I focus on family history, events of significance, the effect of loss, enduring relationships. My ideas can be influenced by something which happened within the last 24 hours or 100 years ago. I like a title to inspire me or a project which focuses the mind.

Where did your interest in poetry begin?

At school and then, more recently, after retirement Often a poet’s performance enriches my interest.

What is the impact of other poets on your work, if any?

I investigate technique, form, use of white space and clarity in others’ poetry. John Glenday, Jane Kenyon, Les Murray, Neil Rollinson, Marie Howe and many others.

How do you “think the world” through & in poetry?

I explore sensory imagery, read political debate and tap emotion.

What makes you write poems like Bereft, Media Demons, The Ochils, Jamaican Macabre, The Silence of Shock, etc. published in IANASP? According to you what is the hardest things about writing protest poems or poems of witness?

I look to embed conviction without preaching. It’s getting the tone right and being clear about what I want to say.

What is reading for you? What kind of things do you usually read? And who are you when you are reading a (literary) text, a reader or a writer?

I read lyrical poetry. I am both.

When is your book/chapbook/pamphlet coming out?

I’m working on my Masters portfolio at the moment.

How can readers find more about you & your work? (website/blog/social media)

Check out websites – Ink, Sweat and Tears, Three Drops From a Cauldron, Marie Lightman’s wonderful websites on refugees and prejudice, The Lake and Northwords Now amongst a number of publications. Print press too – e.g. Bare Fiction., The Interpreter’s House, Obsessed with Pipework, Prole.

Mother, nothing ain’t over yet by Debasis Mukhopadhyay

to the mothers of the disappeared in Kashmir
here just blood tangles tangles
no muddied river
of bodies
will steal away rainbows
from you
you can fall asleep
on chinar leaves again
giving suck to
those mouths of darkness
not saying goodbye yet
here just rain tangles tangles
no circle insoluble
of nights
will dance away like an echo
from you
you can breathe into
the footfalls again
and wait for the
clouds to spill light onto your quarter moon
here nothing ain’t over yet

Nice, Bastille Day 2016 by Debasis Mukhopadhyay

bones splinter down the roads
like they do
your breath
sea foam
over the mound of bodies
an evening sky
so clear
so profound
so dead
chalks breaking
into pieces
in our fingers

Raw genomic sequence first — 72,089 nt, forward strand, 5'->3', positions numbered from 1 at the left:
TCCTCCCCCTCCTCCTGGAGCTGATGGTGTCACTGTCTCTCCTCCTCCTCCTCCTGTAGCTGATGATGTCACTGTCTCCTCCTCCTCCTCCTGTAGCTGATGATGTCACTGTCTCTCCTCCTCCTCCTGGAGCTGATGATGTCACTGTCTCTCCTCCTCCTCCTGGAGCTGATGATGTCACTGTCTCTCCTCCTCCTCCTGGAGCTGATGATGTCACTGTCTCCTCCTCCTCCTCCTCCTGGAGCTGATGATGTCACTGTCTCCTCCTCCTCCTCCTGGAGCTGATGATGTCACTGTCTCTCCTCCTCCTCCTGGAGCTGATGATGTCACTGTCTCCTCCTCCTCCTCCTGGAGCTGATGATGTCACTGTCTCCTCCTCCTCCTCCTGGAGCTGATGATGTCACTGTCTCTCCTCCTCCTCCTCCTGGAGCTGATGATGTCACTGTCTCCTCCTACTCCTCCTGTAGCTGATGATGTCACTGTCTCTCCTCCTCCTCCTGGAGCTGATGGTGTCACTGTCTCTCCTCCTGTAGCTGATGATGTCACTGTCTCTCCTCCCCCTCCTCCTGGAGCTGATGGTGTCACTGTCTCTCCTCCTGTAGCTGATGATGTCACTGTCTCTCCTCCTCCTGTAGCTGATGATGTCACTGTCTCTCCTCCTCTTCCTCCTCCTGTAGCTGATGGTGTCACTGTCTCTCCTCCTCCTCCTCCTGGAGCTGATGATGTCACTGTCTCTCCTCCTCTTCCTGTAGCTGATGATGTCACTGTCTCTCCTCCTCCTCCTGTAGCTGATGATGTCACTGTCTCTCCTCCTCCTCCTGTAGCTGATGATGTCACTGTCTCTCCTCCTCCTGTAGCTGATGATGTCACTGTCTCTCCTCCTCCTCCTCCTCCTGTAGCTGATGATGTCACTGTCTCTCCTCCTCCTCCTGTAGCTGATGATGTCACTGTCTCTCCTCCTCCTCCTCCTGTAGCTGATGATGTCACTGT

to circle the world

Orlando : Guns & roses by Debasis Mukhopadhyay

Against the rainbow the bullet holes look non-worldly. Those who are standing loosely in tears under the luminous sky are again watching butterflies trespassing the ripples of their dreams. Bones are again sticky and blood spills again for memories’ sake. Tomorrow, we all return again to our sky. Guns & roses.

Looking forward to the sunny days by Debasis Mukhopadhyay

“Sign the petition below and tell them : no more austerity”

Someone wrote a canteen poem purling through the proposals for possible cuts
Someone a payday loan poem peeking in at our buttonholes
Someone looked through Darwin math game beneath the watercolor
Someone sang from the killing fields of unemployment in oil :
The wind is blowing

Yet the Tories are not duping us by telling
Everyone can just get to eat chlorophyll
Looking forward to the sunny days

So wait before you vow to write a history-of-wealth poem

Hashtag : Chibok, April 14, 2014 by Debasis Mukhopadhyay

The girls had dropped their head scarves and dropped shoes along the way
I used that as a guide to follow where the hashtag came from
I went to a village and passed through it
The wooden bones of the market stalls filling the empty square
The wind recalling the sewing machines long since gone to rest
Sparrows sitting along the dusty way
The girls had dropped their head scarves and dropped shoes
I went to the next village where voices swarmed between the walls of reeds
Hundreds still surprised at the warmth of the smile the girls gave them in life
Sparrows sitting along their ruptured spine
I have hope said a mother holding on to the luster in the eyes of her smiling girl
The footprints led her up to that photo